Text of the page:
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VietNamNews

Almost half of city kids have eyesight issues

Update: October, 28/2017 - 09:20
A doctor of Bạch Mai Hospital tests a child’s eyesight. - Photo nhandan.com.vn
Viet Nam News

HÀ NỘI – More than 40 per cent of students aged from 7 to 13 in big cities such as Hà Nội and HCM City suffer from eye defects, with short-sightedness accounting for two-thirds of cases, according to health sector statistics.

Lê Việt Sơn, head of Bạch Mai Hospital’s Ophthalmology Department, said the main cause was insufficient light or wrong posture when learning, an increase in the use of computers and television and a long school day with little time for outdoor activities.

Long learning hours, reading and playing games online caused an increase in eye-related defects, Sơn said.

Hà Nội Eye Hospital was very crowded on Saturday because a lot of children came here for eyesight tests and treatment, the Kinh tế & Đô thị (Economic & Urban Affairs) newspaper quoted Nguyễn Thanh Nga, a mother of an 11-year-old-child, as saying.  

Most of them were diagnosed with short-sightedness, Nga said.

Hoàng Mỹ Hạnh, an optician at a shop in Tôn Thất Tùng Street, said the number of children coming to the shop increased sharply during the holidays, particularly in summer.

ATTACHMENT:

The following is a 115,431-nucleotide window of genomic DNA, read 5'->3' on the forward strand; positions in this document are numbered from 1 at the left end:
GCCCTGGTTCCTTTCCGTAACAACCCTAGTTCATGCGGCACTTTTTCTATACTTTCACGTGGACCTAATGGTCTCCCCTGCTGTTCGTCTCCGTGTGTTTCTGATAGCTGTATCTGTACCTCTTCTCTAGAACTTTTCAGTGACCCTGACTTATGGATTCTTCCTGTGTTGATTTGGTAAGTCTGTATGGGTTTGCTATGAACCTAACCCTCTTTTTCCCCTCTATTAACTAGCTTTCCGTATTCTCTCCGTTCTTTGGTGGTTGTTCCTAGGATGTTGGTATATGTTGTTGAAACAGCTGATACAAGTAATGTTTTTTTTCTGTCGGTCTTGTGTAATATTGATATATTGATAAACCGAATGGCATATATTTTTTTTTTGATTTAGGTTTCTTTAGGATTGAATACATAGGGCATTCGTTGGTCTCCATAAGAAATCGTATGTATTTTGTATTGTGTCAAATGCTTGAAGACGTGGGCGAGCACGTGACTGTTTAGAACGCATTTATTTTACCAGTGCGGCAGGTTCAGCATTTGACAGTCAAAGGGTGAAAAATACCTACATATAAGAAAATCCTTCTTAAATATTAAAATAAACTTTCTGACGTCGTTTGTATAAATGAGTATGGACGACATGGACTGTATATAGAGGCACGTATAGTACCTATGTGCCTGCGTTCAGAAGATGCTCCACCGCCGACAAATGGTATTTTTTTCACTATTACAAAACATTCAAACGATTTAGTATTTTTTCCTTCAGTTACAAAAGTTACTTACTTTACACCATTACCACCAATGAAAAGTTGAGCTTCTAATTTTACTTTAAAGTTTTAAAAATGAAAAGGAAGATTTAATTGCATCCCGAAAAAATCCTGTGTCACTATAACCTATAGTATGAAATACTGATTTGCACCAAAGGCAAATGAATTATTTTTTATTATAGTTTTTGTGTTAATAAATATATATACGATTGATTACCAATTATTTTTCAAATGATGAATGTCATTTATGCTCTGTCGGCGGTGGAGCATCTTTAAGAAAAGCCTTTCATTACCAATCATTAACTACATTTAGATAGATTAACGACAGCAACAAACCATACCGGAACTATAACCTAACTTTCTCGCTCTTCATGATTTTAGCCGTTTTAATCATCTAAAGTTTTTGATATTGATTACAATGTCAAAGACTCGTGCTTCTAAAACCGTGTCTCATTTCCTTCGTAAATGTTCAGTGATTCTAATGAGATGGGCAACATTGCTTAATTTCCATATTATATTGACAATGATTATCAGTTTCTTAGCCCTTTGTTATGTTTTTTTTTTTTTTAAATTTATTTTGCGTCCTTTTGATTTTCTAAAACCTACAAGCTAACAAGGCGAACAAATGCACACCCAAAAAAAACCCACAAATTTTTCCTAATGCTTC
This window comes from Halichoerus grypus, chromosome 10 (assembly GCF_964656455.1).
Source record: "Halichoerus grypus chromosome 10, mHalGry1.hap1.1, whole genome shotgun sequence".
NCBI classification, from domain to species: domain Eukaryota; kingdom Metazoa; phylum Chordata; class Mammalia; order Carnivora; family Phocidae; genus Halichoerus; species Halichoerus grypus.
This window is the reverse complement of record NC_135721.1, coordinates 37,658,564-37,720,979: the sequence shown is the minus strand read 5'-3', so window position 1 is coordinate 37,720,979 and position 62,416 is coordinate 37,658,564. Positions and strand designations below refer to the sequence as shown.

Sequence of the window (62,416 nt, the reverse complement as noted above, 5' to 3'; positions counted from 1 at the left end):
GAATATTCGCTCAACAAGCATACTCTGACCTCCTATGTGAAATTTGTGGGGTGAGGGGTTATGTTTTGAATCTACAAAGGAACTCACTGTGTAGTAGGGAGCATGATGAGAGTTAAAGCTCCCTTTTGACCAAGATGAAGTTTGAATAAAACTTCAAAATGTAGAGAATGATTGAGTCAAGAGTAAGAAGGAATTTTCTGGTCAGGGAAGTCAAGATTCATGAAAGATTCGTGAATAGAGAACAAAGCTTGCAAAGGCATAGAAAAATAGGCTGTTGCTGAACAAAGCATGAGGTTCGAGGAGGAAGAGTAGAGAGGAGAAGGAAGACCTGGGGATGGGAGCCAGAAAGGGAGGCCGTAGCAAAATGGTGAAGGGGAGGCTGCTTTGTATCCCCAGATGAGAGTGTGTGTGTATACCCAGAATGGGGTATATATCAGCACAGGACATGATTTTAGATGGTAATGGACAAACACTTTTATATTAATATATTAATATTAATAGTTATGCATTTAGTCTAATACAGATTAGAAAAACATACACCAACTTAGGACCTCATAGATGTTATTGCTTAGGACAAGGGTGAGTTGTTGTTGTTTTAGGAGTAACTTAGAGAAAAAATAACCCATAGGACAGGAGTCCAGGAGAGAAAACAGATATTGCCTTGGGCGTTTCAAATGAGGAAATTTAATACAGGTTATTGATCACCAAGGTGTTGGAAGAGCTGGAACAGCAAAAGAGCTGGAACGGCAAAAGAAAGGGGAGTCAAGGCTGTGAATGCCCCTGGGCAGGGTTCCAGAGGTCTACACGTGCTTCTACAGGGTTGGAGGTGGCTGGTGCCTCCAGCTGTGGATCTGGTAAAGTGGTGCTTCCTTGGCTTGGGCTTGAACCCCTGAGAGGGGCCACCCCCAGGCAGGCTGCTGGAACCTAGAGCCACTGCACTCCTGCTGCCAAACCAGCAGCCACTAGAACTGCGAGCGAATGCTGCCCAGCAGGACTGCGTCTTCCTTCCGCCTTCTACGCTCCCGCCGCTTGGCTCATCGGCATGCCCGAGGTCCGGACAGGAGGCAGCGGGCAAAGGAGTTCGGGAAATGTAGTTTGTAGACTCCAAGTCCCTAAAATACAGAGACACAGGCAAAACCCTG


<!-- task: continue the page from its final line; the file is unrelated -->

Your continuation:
Sơn also said many families only take their kids to hospitals when they have suffered from short-sightedness for a long time

 “I’m so busy and forgot to take my daughter to see the doctor earlier so now he suffers from serious short-sightedness,” Nguyễn Anh Tuấn, a father of an eighth-grade student, said.

Meanwhile, parents’ knowledge of eye defects is limited and in many cases they misunderstand optical diseases, Sơn added.

Võ Thị Quế from Hà Nội’s Phú Xuyên District, a mother of a ten-year-old child, said her child suffered from short-sightedness but does not wear glasses.

She planned to take him to see a doctor in Bắc Ninh Province for eye treatment using acupuncture, the newspaper reported.

Many families also took their children to optical shops to check eyesight and buy glasses, despite the shops not necessarily employing qualified doctors or selling quality glasses, Sơn said.

To protect children’s eyesight, Sơn said parents should let their kids play outdoors as much as possible along with limitations on reading and use of electronic devices.

Children also need to have eye tests twice a year or when they show signs of poor eyesight. — VNS

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